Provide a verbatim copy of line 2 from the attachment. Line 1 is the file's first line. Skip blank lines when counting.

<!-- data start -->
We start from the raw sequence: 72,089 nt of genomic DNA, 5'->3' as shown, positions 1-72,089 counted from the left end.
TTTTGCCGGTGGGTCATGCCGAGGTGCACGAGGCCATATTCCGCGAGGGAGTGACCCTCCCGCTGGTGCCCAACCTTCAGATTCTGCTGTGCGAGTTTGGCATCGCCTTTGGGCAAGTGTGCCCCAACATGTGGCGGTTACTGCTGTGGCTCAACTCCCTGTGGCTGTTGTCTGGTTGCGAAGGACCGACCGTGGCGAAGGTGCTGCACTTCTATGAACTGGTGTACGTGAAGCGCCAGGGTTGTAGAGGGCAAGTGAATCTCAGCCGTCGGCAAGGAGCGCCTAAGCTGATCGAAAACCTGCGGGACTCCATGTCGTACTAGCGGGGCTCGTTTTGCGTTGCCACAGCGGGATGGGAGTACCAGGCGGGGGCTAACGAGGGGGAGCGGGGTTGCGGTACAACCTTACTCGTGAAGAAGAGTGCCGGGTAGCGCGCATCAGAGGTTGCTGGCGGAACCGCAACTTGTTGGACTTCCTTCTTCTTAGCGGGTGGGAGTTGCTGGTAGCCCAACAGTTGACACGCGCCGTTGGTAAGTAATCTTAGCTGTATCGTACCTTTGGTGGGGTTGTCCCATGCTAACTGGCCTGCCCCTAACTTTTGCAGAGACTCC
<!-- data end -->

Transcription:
TTTTGCCGGTGGGTCATGCCGAGGTGCACGAGGCCATATTCCGCGAGGGAGTGACCCTCCCGCTGGTGCCCAACCTTCAGATTCTGCTGTGCGAGTTTGGCATCGCCTTTGGGCAAGTGTGCCCCAACATGTGGCGGTTACTGCTGTGGCTCAACTCCCTGTGGCTGTTGTCTGGTTGCGAAGGACCGACCGTGGCGAAGGTGCTGCACTTCTATGAACTGGTGTACGTGAAGCGCCAGGGTTGTAGAGGGCAAGTGAATCTCAGCCGTCGGCAAGGAGCGCCTAAGCTGATCGAAAACCTGCGGGACTCCATGTCGTACTAGCGGGGCTCGTTTTGCGTTGCCACAGCGGGATGGGAGTACCAGGCGGGGGCTAACGAGGGGGAGCGGGGTTGCGGTACAACCTTACTCGTGAAGAAGAGTGCCGGGTAGCGCGCATCAGAGGTTGCTGGCGGAACCGCAACTTGTTGGACTTCCTTCTTCTTAGCGGGTGGGAGTTGCTGGTAGCCCAACAGTTGACACGCGCCGTTGGTAAGTAATCTTAGCTGTATCGTACCTTTGGTGGGGTTGTCCCATGCTAACTGGCCTGCCCCTAACTTTTGCAGAGACTCC